Two summers ago, I shared about our sturdy Toyota Camry that we’d been driving for more than seven years. Much in keeping with the recommendations of financial gurus like Dave Ramsey, we kept driving the Camry long after we would have preferred a newer or different vehicle. It’s hard to let go of something that runs that well in favor of taking on a new car payment!
Last November, after eight years of loyal service as our main vehicle, the Camry had an oil cog split in half. This destroyed the oil pump, timing belt, and quite likely the engine. While it is still possibly that a small part and two days’ work may reveal that the engine is salvageable (and Keith intends to give that a try sometime), it is essentially a ruined vehicle and it is likely that we will not be able to do anything more with it than sell it for scrap.
In retrospect, this has raised some discussions for us. It was at about this time last year, well in advance of the part breaking, that we began to seriously consider looking around for a different vehicle. There was no obvious reason not to trust the Camry any longer, but for some reason, and it’s probably just that it was at 210,000+ miles, I was beginning to doubt that it would last for much longer without a significant issue arising. We considered purchasing a newer vehicle, something that would better fit our growing family. Our thought was that it would be worth it to sell the Camry before it hit any major issues, thus getting as much as we could for it while it was still worth something.
Having just come off a long season of unemployment, though, we weren’t really in a position to spend much more cash than the car was worth, and it seemed irrational to let go of something that was working well in favor of buying something different which might have it’s own set of problems.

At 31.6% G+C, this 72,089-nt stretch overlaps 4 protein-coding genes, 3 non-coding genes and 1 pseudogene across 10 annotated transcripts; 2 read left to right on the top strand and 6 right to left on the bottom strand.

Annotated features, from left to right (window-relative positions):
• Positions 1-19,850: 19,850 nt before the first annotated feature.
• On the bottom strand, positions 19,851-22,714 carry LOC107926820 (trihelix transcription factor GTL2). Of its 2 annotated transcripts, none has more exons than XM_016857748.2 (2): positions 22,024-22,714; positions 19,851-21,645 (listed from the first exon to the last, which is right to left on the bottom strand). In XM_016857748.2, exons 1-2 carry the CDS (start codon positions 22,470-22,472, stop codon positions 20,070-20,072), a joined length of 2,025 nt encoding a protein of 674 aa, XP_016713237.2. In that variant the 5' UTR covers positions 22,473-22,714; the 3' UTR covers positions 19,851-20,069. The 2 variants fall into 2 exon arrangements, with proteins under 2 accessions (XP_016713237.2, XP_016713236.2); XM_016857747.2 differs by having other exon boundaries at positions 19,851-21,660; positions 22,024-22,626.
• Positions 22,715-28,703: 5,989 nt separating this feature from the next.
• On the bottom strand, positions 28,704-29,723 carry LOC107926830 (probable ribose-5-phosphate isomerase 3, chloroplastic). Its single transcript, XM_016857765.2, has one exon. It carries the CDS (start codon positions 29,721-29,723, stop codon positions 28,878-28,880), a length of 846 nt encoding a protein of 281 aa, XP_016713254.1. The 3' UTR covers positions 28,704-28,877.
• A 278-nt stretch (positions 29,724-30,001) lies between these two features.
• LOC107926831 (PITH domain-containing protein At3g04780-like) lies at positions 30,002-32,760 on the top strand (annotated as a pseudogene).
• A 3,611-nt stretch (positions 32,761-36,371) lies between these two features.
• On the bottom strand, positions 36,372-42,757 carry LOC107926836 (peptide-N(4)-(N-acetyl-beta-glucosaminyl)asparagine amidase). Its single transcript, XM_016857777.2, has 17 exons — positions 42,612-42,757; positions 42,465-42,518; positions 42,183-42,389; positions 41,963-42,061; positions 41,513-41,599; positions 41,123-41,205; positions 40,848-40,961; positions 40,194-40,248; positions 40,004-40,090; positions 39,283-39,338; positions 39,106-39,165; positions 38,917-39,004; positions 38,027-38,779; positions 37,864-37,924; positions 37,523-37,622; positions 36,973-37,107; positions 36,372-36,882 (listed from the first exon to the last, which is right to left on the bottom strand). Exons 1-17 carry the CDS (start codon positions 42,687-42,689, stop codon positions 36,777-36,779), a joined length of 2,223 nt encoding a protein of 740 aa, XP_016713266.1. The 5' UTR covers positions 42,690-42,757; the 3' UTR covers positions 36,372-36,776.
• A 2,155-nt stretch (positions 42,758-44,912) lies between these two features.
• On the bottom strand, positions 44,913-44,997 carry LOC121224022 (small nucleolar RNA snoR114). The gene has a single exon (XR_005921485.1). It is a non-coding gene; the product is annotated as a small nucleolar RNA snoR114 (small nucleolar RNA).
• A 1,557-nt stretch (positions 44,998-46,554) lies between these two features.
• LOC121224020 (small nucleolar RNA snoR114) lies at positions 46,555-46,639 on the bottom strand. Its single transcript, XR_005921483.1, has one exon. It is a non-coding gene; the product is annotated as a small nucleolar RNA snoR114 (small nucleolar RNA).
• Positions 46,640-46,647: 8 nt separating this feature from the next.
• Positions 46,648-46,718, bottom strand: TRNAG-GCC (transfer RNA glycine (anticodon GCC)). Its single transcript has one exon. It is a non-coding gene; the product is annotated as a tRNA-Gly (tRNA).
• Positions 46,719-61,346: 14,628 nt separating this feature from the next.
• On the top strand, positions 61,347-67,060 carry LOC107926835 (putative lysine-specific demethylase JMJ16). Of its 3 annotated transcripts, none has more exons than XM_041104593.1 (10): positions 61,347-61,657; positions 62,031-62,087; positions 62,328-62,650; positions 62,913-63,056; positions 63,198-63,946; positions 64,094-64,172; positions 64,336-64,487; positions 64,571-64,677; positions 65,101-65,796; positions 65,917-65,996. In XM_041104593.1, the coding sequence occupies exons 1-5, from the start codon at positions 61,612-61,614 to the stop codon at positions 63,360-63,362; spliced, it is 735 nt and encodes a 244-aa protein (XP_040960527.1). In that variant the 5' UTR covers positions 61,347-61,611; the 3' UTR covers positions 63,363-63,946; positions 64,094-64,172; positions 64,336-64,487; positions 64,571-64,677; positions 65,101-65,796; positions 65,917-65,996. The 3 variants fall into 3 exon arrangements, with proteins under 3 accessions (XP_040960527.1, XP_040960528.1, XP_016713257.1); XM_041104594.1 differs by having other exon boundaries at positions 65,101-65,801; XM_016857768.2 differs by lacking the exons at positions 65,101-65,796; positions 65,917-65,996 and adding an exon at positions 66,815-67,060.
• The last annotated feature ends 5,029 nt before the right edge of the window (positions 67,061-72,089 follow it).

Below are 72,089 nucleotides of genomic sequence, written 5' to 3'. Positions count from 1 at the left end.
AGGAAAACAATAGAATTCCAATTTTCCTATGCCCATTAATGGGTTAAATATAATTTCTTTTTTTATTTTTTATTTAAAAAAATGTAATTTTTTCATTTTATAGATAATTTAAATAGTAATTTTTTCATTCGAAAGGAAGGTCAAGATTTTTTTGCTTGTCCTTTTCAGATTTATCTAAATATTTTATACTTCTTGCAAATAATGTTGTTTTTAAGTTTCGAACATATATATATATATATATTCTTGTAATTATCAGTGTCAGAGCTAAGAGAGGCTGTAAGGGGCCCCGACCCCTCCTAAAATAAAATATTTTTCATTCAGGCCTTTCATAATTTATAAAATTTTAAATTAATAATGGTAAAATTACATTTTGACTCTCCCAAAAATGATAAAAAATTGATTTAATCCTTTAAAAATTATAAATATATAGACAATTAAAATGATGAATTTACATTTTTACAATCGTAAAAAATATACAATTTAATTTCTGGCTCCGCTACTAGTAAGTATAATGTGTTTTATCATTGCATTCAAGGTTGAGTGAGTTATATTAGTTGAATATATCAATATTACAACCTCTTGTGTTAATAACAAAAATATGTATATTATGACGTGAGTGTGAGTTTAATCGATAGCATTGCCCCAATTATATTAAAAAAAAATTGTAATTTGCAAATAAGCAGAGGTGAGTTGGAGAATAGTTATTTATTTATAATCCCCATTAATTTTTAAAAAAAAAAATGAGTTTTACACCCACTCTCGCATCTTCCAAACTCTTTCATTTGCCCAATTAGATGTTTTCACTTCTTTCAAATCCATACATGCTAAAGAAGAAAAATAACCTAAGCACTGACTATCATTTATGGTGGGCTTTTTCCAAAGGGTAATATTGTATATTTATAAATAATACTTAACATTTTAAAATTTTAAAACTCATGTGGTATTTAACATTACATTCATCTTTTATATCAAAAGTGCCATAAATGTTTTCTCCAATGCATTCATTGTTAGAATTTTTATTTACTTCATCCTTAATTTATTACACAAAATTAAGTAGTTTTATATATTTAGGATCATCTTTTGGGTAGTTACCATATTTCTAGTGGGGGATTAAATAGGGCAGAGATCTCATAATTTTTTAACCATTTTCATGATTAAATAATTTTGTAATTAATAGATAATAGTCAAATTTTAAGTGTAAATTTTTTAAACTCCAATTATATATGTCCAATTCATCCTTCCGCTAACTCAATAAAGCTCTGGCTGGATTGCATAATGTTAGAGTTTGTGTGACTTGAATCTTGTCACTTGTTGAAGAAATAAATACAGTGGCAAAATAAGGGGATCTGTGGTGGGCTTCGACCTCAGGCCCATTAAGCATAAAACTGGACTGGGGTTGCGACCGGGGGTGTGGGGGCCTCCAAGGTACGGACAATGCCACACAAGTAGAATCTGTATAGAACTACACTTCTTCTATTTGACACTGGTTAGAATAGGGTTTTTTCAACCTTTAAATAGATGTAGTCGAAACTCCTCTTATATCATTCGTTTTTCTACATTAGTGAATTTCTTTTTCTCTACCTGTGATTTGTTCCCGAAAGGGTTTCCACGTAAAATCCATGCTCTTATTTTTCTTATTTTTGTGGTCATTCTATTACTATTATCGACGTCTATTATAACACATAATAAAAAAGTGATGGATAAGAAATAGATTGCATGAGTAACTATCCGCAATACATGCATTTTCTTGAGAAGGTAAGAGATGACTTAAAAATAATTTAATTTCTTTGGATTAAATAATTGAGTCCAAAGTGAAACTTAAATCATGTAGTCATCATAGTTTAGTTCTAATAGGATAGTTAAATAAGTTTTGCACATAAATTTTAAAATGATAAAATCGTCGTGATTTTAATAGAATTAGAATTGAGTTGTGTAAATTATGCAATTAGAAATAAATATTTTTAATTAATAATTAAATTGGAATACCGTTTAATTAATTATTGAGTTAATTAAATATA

So we chose to keep the car. But it was a decision point. We said things like “We’ll drive it until it dies.” And then it did actually die, and we did actually run it into the ground like we had always said that we would, and in retrospect I kind of wish that we hadn’t. I kind of wish that we had sold it before it was too worthless to do anything but sell as junk.
Had we sold the Camry last summer or used it as a trade-in, we would have easily had $1500 to $2000 more to put toward a newer vehicle. We couldn’t have known that it would die so tragically and all at once, rather than nickel-and-diming us, but selling it while it was still an asset was not a bad idea. If we are faced with a similar choice in the future, I think it likely that we will make a different decision than we made this time.